Cerveza de los Muertos - Hop On Or Die
Int’l Bittering Units (IBUs):83
Serving Temperature:45-50° F
Suggested Glassware:Tulip, Snifter, Pint Glass
Malts:2-Row Pale, Munich, Carapils, Caramel
Hops:Centennial, Cascade, Fuggle, Saaz, Golding, Willamette
This IPA of the dead presents a beautiful rich cooper color with crystal clarity and a big head of fluffy foam that laces nicely. On the nose, look for a complex aroma with lots of subtle touches including citrus and pine, floral notes, a little woodiness, and some toffee and caramel malt character. It's much the same in the flavor department, which delivers a big core of caramel and toffee with secondary bready notes. The hop profile is full of complexity here too, which is common when several different aroma hops are employed during brewing. We got big floral overtones with lemony citrus, incense and aromatic woods, earthy spice, and wisps of mint and grass. Bitterness is big at 83 IBUs, but there's enough residual malt sweetness here to provide a modicum of balance for this round, smooth, and full-bodied IPA. For food pairings, we'd recommend boldly-flavored foods that can stand up to the beer while complementing it. To go with the Mexican theme, a spicy serrano-studded ceviche would be at the top of our list, along with enchiladas drowned in a fiery red sauce. Cheers!
For thousands of years, the Aztecs and their forebears honored and celebrated the dead in an annual celebration. Originally a month-long festival, the tradition eventually merged with the Christian holiday period of All Hallows' Eve (Halloween), All Saints' Day, and All Souls' Day, and culminates on November 2nd with Día de los Muertos (Day of the Dead). Traditional ceremonies included using skeletal pieces of the deceased, usually the skull, with relatives placing native Aztec marigolds in the eye sockets as a reflection and remembrance of the person's life. Today, celebrants often build altars known as "ofrendas" which are adorned with flowers and decorated skulls made from sugar or clay, along with various gifts to the dead, such as favorite foods or drinks. Far from being a macabre or frightening holiday, the Day of the Dead is a festive holiday to celebrate life, with bright colors, painted faces, and music.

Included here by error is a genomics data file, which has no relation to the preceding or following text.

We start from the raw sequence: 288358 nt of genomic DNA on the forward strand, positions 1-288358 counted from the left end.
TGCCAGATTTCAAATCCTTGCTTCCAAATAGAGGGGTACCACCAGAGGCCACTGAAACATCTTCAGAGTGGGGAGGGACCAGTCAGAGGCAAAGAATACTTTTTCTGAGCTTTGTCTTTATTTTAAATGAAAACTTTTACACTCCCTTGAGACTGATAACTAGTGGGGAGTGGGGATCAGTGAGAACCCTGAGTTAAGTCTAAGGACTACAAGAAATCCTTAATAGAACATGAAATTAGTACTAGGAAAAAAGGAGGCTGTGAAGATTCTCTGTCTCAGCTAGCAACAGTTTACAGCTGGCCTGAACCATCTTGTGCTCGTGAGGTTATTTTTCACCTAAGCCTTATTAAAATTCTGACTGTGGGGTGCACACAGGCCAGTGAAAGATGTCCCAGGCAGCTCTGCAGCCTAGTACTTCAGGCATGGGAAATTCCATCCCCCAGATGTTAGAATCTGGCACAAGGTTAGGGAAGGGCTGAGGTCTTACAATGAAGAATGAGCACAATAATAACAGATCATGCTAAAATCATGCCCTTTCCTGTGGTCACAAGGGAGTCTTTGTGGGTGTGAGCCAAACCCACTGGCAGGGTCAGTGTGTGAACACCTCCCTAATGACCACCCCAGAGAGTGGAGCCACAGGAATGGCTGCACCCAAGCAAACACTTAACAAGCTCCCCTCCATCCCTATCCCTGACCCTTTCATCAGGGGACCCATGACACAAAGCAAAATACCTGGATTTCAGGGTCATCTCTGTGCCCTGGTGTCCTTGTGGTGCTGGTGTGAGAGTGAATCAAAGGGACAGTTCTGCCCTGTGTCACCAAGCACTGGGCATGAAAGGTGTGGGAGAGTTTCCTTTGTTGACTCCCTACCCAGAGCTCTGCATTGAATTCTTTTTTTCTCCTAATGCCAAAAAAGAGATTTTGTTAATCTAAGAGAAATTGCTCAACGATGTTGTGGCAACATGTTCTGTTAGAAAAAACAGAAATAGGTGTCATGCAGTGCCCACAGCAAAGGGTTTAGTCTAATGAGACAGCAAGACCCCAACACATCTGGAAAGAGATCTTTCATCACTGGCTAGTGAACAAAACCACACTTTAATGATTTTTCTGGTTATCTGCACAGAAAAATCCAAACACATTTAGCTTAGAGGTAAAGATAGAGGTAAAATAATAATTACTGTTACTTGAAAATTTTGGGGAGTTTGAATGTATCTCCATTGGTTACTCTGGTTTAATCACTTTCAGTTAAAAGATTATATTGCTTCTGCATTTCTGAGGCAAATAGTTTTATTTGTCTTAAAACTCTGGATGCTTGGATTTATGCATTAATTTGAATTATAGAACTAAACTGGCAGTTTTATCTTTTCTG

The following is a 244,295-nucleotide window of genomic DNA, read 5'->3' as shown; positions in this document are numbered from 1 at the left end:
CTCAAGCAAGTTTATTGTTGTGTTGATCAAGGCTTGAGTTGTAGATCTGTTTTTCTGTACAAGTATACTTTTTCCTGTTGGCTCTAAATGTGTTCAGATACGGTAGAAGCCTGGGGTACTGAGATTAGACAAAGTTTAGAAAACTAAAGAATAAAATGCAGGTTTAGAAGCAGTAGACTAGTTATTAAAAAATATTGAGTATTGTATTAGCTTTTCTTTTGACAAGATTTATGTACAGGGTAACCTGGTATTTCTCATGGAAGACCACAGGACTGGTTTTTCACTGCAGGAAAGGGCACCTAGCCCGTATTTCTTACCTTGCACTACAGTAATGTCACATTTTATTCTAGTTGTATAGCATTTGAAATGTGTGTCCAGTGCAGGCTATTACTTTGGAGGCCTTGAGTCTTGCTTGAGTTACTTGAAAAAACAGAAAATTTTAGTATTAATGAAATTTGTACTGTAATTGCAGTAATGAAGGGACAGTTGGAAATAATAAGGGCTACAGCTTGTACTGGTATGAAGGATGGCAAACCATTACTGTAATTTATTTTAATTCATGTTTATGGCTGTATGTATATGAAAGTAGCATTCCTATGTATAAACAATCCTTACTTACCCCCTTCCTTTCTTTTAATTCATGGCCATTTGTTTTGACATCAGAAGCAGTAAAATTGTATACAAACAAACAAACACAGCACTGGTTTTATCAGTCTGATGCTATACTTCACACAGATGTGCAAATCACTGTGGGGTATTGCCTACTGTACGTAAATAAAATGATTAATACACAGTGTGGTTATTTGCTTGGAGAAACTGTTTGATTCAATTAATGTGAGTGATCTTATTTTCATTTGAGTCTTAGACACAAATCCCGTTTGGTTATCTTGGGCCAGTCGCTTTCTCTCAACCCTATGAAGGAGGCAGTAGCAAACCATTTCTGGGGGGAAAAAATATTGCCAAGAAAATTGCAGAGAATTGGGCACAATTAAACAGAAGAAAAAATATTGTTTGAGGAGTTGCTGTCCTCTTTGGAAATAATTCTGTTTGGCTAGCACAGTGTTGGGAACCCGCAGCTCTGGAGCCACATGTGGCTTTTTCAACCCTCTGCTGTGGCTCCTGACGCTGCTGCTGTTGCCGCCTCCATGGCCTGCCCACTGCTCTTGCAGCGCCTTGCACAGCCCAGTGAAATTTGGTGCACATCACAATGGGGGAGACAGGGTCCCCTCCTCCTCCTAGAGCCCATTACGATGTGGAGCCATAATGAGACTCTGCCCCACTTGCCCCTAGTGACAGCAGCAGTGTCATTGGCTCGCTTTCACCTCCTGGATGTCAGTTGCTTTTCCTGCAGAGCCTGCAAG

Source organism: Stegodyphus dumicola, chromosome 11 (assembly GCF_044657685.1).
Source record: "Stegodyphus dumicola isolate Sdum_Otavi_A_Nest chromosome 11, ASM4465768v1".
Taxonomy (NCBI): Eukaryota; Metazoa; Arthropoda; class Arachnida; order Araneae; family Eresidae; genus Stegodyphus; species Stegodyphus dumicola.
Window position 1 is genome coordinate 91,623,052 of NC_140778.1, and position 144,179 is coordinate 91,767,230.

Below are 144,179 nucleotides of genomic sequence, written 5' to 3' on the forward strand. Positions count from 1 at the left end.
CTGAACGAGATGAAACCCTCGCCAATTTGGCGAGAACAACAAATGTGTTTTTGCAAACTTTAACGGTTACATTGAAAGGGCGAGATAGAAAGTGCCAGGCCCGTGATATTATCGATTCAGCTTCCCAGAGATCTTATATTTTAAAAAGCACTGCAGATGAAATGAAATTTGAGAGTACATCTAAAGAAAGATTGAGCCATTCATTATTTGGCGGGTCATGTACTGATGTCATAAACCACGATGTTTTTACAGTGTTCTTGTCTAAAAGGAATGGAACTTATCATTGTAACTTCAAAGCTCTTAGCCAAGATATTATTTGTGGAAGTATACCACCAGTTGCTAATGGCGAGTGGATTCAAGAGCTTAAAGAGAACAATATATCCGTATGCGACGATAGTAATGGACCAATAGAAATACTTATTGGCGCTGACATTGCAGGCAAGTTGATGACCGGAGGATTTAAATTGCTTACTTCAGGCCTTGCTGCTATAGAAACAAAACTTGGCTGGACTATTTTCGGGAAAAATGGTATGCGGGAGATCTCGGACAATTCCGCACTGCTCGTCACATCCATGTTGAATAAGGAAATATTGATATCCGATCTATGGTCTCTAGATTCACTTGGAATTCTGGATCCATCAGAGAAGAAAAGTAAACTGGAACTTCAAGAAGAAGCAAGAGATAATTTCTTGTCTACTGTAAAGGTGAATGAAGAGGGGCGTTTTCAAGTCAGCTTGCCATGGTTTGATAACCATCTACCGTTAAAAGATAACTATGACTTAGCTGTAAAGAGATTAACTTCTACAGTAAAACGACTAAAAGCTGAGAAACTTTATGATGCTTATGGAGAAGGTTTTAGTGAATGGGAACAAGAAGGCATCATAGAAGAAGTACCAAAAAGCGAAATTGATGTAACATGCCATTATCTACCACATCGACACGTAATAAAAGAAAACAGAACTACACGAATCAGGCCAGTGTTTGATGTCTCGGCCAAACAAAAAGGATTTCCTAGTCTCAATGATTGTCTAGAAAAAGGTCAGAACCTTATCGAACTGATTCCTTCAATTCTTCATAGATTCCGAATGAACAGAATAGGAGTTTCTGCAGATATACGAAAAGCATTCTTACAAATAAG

For most folks in the U.S., Mexican beer conjures images of pale, fizzy swill adorned with limes, but it's important to realize that the craft brewing renaissance that has swept the U.S. has spilled over to many other countries, and our neighbor to the south is no exception. A number of Mexican craft breweries and brewpubs have sprouted up in recent years, but, so far, few of them have reached the U.S. market. Cerveza de los Muertos, the Beer of the Dead, was created by a group of Mexican brewers who wanted to build a Mexican-owned, Mexican-brewed, and Mexican-themed craft beer brand that would succeed in the U.S., where appreciation for such artisanal beers is still far ahead of where it is currently in Mexico.
Cerveza de los Muertos is crafted by brewmaster Oswaldo Armenta, who graduated from the Mexican Institute of Technology and has been brewing professionally for over a decade and a half. Brewed originally at Cerveceria Mexicana in Tecate, Mexico, the beer arrived in the U.S. for the first time in 2013. Also brewed now at a sister brewery, Artesanas de Malta y Cebada (Artisans of Malt and Barley), several miles to the west in Tijuana, Cerveza de los Muertos now offers six craft beers including a blonde ale, hefeweizen, pale ale, IPA, amber ale, and porter. We're anxious to try their upcoming "Chocolatl" stout coming in the fall of 2018. The brand has been absent from the U.S. market for over a year, and we're excited to have the opportunity to be at the forefront of bringing these tasty beers to U.S. beer lovers once again. Salud!
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